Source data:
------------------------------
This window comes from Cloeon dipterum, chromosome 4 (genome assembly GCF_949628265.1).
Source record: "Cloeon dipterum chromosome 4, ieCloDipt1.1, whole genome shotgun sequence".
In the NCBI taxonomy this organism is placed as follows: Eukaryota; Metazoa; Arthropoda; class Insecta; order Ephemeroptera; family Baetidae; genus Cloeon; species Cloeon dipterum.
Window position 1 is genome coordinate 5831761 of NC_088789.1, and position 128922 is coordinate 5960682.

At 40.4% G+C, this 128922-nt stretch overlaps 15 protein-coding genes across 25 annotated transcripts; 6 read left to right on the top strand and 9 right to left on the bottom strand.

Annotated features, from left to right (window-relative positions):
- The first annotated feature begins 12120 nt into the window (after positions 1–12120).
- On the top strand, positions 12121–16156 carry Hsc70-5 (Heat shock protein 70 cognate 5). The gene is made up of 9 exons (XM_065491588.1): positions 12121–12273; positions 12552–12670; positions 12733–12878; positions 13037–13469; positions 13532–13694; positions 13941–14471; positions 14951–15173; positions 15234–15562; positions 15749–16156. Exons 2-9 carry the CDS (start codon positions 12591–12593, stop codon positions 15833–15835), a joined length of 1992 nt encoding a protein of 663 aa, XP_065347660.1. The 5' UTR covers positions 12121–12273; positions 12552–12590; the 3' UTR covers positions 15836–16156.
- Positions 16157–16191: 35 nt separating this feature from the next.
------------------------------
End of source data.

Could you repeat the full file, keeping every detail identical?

This window comes from Cloeon dipterum, chromosome 4 (genome assembly GCF_949628265.1).
Source record: "Cloeon dipterum chromosome 4, ieCloDipt1.1, whole genome shotgun sequence".
In the NCBI taxonomy this organism is placed as follows: Eukaryota; Metazoa; Arthropoda; class Insecta; order Ephemeroptera; family Baetidae; genus Cloeon; species Cloeon dipterum.
Window position 1 is genome coordinate 5831761 of NC_088789.1, and position 128922 is coordinate 5960682.

At 40.4% G+C, this 128922-nt stretch overlaps 15 protein-coding genes across 25 annotated transcripts; 6 read left to right on the top strand and 9 right to left on the bottom strand.

Annotated features, from left to right (window-relative positions):
- The first annotated feature begins 12120 nt into the window (after positions 1–12120).
- On the top strand, positions 12121–16156 carry Hsc70-5 (Heat shock protein 70 cognate 5). The gene is made up of 9 exons (XM_065491588.1): positions 12121–12273; positions 12552–12670; positions 12733–12878; positions 13037–13469; positions 13532–13694; positions 13941–14471; positions 14951–15173; positions 15234–15562; positions 15749–16156. Exons 2-9 carry the CDS (start codon positions 12591–12593, stop codon positions 15833–15835), a joined length of 1992 nt encoding a protein of 663 aa, XP_065347660.1. The 5' UTR covers positions 12121–12273; positions 12552–12590; the 3' UTR covers positions 15836–16156.
- Positions 16157–16191: 35 nt separating this feature from the next.